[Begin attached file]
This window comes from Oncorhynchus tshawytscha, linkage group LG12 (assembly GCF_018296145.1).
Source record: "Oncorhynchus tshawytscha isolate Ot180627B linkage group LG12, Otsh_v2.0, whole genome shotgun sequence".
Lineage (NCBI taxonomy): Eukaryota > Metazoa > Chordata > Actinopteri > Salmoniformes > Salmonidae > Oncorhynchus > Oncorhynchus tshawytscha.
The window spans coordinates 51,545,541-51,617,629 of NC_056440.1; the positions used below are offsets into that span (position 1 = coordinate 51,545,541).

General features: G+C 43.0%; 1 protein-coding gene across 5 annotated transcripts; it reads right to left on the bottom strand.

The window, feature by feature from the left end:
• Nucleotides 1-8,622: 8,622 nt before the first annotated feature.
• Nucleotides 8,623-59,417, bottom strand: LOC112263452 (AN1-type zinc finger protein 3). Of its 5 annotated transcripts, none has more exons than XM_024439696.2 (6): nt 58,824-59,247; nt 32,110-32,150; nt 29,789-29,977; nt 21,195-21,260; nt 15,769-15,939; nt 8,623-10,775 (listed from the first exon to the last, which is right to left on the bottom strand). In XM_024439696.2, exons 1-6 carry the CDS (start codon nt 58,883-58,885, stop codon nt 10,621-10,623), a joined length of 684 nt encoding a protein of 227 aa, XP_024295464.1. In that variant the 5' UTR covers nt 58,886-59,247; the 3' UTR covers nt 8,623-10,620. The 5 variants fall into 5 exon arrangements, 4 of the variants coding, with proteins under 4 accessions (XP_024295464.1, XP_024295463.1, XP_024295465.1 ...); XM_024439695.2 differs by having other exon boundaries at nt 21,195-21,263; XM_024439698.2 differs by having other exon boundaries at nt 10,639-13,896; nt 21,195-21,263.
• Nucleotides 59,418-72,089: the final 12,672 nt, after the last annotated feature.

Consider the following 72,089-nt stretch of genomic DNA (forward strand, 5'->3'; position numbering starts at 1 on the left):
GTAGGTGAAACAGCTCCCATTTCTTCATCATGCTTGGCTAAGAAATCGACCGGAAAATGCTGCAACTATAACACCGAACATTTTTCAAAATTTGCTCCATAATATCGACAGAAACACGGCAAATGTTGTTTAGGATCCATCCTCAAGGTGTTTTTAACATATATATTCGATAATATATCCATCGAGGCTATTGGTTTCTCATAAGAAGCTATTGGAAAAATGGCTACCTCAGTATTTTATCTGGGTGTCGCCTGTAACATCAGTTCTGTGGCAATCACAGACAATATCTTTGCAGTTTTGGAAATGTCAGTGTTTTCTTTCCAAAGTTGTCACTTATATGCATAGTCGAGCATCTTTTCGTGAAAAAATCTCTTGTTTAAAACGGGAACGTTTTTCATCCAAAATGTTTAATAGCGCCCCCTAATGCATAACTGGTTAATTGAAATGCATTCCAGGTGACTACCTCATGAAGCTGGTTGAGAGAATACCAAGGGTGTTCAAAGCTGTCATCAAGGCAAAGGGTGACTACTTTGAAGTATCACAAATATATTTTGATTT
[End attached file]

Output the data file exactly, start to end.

This window comes from Oncorhynchus tshawytscha, linkage group LG12 (assembly GCF_018296145.1).
Source record: "Oncorhynchus tshawytscha isolate Ot180627B linkage group LG12, Otsh_v2.0, whole genome shotgun sequence".
Lineage (NCBI taxonomy): Eukaryota > Metazoa > Chordata > Actinopteri > Salmoniformes > Salmonidae > Oncorhynchus > Oncorhynchus tshawytscha.
The window spans coordinates 51,545,541-51,617,629 of NC_056440.1; the positions used below are offsets into that span (position 1 = coordinate 51,545,541).

General features: G+C 43.0%; 1 protein-coding gene across 5 annotated transcripts; it reads right to left on the bottom strand.

The window, feature by feature from the left end:
• Nucleotides 1-8,622: 8,622 nt before the first annotated feature.
• Nucleotides 8,623-59,417, bottom strand: LOC112263452 (AN1-type zinc finger protein 3). Of its 5 annotated transcripts, none has more exons than XM_024439696.2 (6): nt 58,824-59,247; nt 32,110-32,150; nt 29,789-29,977; nt 21,195-21,260; nt 15,769-15,939; nt 8,623-10,775 (listed from the first exon to the last, which is right to left on the bottom strand). In XM_024439696.2, exons 1-6 carry the CDS (start codon nt 58,883-58,885, stop codon nt 10,621-10,623), a joined length of 684 nt encoding a protein of 227 aa, XP_024295464.1. In that variant the 5' UTR covers nt 58,886-59,247; the 3' UTR covers nt 8,623-10,620. The 5 variants fall into 5 exon arrangements, 4 of the variants coding, with proteins under 4 accessions (XP_024295464.1, XP_024295463.1, XP_024295465.1 ...); XM_024439695.2 differs by having other exon boundaries at nt 21,195-21,263; XM_024439698.2 differs by having other exon boundaries at nt 10,639-13,896; nt 21,195-21,263.
• Nucleotides 59,418-72,089: the final 12,672 nt, after the last annotated feature.

Consider the following 72,089-nt stretch of genomic DNA (forward strand, 5'->3'; position numbering starts at 1 on the left):
GTAGGTGAAACAGCTCCCATTTCTTCATCATGCTTGGCTAAGAAATCGACCGGAAAATGCTGCAACTATAACACCGAACATTTTTCAAAATTTGCTCCATAATATCGACAGAAACACGGCAAATGTTGTTTAGGATCCATCCTCAAGGTGTTTTTAACATATATATTCGATAATATATCCATCGAGGCTATTGGTTTCTCATAAGAAGCTATTGGAAAAATGGCTACCTCAGTATTTTATCTGGGTGTCGCCTGTAACATCAGTTCTGTGGCAATCACAGACAATATCTTTGCAGTTTTGGAAATGTCAGTGTTTTCTTTCCAAAGTTGTCACTTATATGCATAGTCGAGCATCTTTTCGTGAAAAAATCTCTTGTTTAAAACGGGAACGTTTTTCATCCAAAATGTTTAATAGCGCCCCCTAATGCATAACTGGTTAATTGAAATGCATTCCAGGTGACTACCTCATGAAGCTGGTTGAGAGAATACCAAGGGTGTTCAAAGCTGTCATCAAGGCAAAGGGTGACTACTTTGAAGTATCACAAATATATTTTGATTT